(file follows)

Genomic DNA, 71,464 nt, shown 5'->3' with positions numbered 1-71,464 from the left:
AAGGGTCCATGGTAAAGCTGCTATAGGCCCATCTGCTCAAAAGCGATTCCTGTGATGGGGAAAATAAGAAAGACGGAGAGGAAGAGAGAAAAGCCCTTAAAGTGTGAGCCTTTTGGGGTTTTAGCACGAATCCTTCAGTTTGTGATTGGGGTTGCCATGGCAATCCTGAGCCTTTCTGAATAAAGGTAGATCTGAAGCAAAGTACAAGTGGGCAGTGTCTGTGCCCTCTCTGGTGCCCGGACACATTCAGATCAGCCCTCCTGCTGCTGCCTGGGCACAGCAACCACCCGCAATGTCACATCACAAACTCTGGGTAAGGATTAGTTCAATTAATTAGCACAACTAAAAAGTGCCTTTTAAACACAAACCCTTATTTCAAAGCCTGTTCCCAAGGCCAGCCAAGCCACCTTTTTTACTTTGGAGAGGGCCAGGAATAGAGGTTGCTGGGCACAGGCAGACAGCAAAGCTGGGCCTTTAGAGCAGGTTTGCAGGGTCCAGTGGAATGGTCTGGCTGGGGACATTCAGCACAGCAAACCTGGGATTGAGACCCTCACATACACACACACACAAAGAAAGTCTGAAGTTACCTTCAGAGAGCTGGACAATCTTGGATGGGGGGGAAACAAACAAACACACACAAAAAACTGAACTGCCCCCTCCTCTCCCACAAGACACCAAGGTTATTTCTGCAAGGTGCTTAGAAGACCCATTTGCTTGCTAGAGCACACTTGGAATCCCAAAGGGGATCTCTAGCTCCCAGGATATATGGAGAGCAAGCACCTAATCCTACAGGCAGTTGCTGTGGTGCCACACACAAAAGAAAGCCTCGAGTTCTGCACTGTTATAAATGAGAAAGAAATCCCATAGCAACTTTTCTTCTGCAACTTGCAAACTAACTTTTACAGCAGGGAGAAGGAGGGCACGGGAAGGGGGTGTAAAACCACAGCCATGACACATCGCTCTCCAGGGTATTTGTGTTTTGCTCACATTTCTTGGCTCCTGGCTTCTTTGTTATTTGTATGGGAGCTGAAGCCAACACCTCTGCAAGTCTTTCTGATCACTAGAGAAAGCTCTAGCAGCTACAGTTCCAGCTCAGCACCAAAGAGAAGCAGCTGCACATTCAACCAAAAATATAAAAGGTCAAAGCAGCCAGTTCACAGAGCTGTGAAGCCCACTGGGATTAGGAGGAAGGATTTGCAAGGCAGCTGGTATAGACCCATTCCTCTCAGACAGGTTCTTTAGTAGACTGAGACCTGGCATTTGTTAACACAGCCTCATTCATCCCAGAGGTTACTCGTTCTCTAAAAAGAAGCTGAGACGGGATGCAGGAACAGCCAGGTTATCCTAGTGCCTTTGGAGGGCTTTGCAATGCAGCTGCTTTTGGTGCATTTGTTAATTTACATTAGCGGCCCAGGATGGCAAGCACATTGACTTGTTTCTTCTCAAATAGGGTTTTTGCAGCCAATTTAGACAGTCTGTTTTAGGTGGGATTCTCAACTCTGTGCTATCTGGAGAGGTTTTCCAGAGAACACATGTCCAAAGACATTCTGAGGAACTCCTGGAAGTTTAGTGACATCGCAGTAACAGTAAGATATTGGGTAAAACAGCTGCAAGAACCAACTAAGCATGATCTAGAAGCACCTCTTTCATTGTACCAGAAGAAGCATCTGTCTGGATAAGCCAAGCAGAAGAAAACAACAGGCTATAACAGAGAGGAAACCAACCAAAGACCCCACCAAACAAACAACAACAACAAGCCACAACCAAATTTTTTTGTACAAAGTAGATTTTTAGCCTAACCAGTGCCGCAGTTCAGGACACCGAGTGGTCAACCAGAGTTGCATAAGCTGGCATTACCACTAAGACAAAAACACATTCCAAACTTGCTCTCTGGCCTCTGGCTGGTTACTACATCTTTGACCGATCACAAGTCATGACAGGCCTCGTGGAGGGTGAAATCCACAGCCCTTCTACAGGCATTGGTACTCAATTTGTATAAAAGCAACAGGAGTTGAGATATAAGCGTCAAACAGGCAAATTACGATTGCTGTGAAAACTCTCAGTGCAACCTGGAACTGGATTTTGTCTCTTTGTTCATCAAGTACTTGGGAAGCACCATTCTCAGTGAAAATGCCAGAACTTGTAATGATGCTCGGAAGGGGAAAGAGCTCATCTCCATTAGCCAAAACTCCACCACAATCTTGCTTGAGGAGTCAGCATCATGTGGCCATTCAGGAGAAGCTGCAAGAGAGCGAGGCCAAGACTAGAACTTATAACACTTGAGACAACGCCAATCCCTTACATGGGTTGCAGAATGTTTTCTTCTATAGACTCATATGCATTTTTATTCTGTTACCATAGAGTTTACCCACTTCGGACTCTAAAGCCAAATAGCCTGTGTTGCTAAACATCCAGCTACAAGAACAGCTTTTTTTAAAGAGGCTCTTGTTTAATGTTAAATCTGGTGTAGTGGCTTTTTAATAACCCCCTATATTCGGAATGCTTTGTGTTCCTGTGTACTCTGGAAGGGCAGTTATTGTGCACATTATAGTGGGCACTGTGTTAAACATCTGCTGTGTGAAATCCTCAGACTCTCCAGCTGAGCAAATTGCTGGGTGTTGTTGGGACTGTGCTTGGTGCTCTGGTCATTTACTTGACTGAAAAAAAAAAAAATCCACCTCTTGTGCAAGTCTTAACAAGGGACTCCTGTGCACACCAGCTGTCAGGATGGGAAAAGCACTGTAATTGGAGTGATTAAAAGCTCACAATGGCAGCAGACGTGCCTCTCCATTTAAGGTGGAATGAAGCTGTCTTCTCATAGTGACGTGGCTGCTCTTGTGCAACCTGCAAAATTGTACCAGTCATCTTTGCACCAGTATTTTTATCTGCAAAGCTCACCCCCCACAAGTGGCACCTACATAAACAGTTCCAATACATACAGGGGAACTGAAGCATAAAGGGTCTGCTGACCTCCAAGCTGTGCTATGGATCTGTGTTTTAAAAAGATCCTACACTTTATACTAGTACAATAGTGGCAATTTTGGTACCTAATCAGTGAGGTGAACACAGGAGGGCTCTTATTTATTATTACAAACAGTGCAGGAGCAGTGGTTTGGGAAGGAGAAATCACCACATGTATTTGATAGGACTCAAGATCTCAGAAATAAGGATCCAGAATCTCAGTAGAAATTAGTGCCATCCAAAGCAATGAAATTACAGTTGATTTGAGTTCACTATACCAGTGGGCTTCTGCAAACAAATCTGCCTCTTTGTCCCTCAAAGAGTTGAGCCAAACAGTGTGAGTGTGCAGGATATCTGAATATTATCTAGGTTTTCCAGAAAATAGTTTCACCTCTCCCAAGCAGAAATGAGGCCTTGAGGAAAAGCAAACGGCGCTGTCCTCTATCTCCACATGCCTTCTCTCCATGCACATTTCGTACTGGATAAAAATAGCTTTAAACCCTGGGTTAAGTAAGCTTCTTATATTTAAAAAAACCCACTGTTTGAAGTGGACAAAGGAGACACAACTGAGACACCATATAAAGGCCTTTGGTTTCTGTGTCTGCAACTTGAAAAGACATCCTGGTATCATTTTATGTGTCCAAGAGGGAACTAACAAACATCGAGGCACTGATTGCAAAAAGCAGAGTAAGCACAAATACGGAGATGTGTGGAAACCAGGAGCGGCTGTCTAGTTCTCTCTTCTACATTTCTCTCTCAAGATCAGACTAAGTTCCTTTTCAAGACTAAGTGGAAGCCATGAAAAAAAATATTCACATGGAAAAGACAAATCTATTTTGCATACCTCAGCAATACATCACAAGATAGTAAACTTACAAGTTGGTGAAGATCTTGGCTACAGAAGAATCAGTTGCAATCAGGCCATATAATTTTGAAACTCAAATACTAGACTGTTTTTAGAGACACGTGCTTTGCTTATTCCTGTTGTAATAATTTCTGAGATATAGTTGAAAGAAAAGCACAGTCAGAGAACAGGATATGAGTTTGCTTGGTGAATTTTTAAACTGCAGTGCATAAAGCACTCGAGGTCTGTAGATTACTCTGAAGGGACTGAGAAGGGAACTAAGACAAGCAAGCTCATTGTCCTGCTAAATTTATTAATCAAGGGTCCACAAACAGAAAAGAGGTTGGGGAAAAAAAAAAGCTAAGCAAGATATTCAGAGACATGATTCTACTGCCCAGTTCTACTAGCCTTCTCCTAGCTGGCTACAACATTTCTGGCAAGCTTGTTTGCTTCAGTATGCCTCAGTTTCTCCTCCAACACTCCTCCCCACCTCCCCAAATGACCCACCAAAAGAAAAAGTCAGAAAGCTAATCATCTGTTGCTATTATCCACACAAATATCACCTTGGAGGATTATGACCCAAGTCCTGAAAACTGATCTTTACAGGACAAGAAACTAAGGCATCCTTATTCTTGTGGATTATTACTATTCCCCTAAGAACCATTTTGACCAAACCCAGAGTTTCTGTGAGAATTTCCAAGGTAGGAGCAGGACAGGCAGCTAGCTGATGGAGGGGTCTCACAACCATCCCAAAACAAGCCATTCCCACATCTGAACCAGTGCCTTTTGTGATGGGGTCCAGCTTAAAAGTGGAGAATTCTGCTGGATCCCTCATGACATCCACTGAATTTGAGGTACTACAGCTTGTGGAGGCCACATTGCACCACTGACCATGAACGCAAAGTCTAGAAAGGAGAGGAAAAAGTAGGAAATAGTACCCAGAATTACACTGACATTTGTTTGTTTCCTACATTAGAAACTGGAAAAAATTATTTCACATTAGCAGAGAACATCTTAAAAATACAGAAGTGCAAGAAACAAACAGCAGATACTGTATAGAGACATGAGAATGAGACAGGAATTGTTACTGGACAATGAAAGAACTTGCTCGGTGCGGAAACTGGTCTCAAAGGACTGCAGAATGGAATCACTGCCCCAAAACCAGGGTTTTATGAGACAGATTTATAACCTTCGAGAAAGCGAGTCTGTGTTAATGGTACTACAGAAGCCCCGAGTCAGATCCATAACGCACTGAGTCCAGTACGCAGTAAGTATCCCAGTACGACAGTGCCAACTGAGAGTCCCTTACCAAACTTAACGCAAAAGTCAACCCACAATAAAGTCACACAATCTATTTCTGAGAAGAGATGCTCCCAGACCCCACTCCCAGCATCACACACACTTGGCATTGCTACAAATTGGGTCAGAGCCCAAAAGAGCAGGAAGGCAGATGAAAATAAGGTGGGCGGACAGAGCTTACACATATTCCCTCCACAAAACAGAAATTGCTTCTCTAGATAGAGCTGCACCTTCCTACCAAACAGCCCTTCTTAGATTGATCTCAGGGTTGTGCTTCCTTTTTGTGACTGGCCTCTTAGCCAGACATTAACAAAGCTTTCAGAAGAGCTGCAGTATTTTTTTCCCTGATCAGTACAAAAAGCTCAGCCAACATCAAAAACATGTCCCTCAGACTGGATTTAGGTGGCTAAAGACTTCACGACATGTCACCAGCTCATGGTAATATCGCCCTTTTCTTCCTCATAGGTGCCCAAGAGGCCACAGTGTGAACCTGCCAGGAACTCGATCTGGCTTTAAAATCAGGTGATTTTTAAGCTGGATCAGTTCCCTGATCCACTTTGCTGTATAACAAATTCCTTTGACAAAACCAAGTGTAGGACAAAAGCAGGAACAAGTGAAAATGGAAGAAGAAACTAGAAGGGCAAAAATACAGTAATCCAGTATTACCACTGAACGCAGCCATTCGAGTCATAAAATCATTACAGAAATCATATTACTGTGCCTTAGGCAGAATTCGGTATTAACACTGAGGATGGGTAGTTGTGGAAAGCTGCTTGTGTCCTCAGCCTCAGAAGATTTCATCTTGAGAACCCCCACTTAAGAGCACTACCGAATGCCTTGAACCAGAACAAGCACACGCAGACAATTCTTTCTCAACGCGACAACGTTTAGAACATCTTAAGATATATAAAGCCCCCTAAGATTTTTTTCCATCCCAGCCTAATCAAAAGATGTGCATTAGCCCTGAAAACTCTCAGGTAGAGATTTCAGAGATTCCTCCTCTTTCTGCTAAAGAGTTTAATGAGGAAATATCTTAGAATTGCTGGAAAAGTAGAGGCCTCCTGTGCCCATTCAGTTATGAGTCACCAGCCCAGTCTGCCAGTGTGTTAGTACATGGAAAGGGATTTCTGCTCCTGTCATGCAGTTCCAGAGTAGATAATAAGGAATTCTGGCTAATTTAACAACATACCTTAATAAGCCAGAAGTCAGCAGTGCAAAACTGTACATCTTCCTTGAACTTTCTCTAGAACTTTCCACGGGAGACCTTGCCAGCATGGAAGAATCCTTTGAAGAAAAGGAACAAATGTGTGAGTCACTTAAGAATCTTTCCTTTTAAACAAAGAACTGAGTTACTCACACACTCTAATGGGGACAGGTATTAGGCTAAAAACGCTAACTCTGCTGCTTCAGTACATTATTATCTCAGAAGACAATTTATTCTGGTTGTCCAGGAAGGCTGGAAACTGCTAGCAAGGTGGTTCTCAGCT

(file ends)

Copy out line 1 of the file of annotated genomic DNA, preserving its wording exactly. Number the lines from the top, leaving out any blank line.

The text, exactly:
Genomic DNA, 71,464 nt, shown 5'->3' with positions numbered 1-71,464 from the left: